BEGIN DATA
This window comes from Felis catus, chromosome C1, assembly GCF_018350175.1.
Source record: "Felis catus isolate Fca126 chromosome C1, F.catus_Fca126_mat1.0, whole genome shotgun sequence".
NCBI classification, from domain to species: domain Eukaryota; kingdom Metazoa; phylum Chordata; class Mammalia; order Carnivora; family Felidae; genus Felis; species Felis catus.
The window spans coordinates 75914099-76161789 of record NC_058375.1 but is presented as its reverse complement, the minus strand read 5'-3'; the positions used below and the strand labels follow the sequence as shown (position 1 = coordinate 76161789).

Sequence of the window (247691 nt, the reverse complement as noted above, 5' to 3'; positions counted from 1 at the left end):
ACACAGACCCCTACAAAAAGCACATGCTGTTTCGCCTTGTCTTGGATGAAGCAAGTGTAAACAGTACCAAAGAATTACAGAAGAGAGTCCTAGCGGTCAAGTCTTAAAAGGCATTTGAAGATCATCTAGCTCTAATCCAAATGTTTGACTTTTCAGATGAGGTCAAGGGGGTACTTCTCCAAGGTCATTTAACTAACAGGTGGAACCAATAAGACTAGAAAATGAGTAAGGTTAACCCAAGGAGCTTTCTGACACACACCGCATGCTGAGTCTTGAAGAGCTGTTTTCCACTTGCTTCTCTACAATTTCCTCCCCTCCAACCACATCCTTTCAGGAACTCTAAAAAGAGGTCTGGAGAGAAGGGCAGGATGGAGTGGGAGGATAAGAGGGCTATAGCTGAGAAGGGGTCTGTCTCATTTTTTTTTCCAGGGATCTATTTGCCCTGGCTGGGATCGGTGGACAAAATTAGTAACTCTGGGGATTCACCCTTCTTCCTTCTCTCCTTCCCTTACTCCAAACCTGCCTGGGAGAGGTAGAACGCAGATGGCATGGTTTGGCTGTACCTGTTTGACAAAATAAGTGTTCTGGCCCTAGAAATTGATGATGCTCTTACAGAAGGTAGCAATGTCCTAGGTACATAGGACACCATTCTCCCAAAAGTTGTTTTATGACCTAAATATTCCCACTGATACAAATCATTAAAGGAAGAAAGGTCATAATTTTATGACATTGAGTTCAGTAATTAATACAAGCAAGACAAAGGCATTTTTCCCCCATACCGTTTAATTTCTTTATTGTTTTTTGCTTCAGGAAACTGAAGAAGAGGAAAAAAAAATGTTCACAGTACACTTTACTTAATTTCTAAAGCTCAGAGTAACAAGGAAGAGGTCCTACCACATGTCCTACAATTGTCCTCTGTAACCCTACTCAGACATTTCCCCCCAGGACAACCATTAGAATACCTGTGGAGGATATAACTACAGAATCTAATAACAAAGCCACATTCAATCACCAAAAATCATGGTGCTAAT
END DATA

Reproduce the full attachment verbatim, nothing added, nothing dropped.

This window comes from Felis catus, chromosome C1, assembly GCF_018350175.1.
Source record: "Felis catus isolate Fca126 chromosome C1, F.catus_Fca126_mat1.0, whole genome shotgun sequence".
NCBI classification, from domain to species: domain Eukaryota; kingdom Metazoa; phylum Chordata; class Mammalia; order Carnivora; family Felidae; genus Felis; species Felis catus.
The window spans coordinates 75914099-76161789 of record NC_058375.1 but is presented as its reverse complement, the minus strand read 5'-3'; the positions used below and the strand labels follow the sequence as shown (position 1 = coordinate 76161789).

Sequence of the window (247691 nt, the reverse complement as noted above, 5' to 3'; positions counted from 1 at the left end):
ACACAGACCCCTACAAAAAGCACATGCTGTTTCGCCTTGTCTTGGATGAAGCAAGTGTAAACAGTACCAAAGAATTACAGAAGAGAGTCCTAGCGGTCAAGTCTTAAAAGGCATTTGAAGATCATCTAGCTCTAATCCAAATGTTTGACTTTTCAGATGAGGTCAAGGGGGTACTTCTCCAAGGTCATTTAACTAACAGGTGGAACCAATAAGACTAGAAAATGAGTAAGGTTAACCCAAGGAGCTTTCTGACACACACCGCATGCTGAGTCTTGAAGAGCTGTTTTCCACTTGCTTCTCTACAATTTCCTCCCCTCCAACCACATCCTTTCAGGAACTCTAAAAAGAGGTCTGGAGAGAAGGGCAGGATGGAGTGGGAGGATAAGAGGGCTATAGCTGAGAAGGGGTCTGTCTCATTTTTTTTTCCAGGGATCTATTTGCCCTGGCTGGGATCGGTGGACAAAATTAGTAACTCTGGGGATTCACCCTTCTTCCTTCTCTCCTTCCCTTACTCCAAACCTGCCTGGGAGAGGTAGAACGCAGATGGCATGGTTTGGCTGTACCTGTTTGACAAAATAAGTGTTCTGGCCCTAGAAATTGATGATGCTCTTACAGAAGGTAGCAATGTCCTAGGTACATAGGACACCATTCTCCCAAAAGTTGTTTTATGACCTAAATATTCCCACTGATACAAATCATTAAAGGAAGAAAGGTCATAATTTTATGACATTGAGTTCAGTAATTAATACAAGCAAGACAAAGGCATTTTTCCCCCATACCGTTTAATTTCTTTATTGTTTTTTGCTTCAGGAAACTGAAGAAGAGGAAAAAAAAATGTTCACAGTACACTTTACTTAATTTCTAAAGCTCAGAGTAACAAGGAAGAGGTCCTACCACATGTCCTACAATTGTCCTCTGTAACCCTACTCAGACATTTCCCCCCAGGACAACCATTAGAATACCTGTGGAGGATATAACTACAGAATCTAATAACAAAGCCACATTCAATCACCAAAAATCATGGTGCTAAT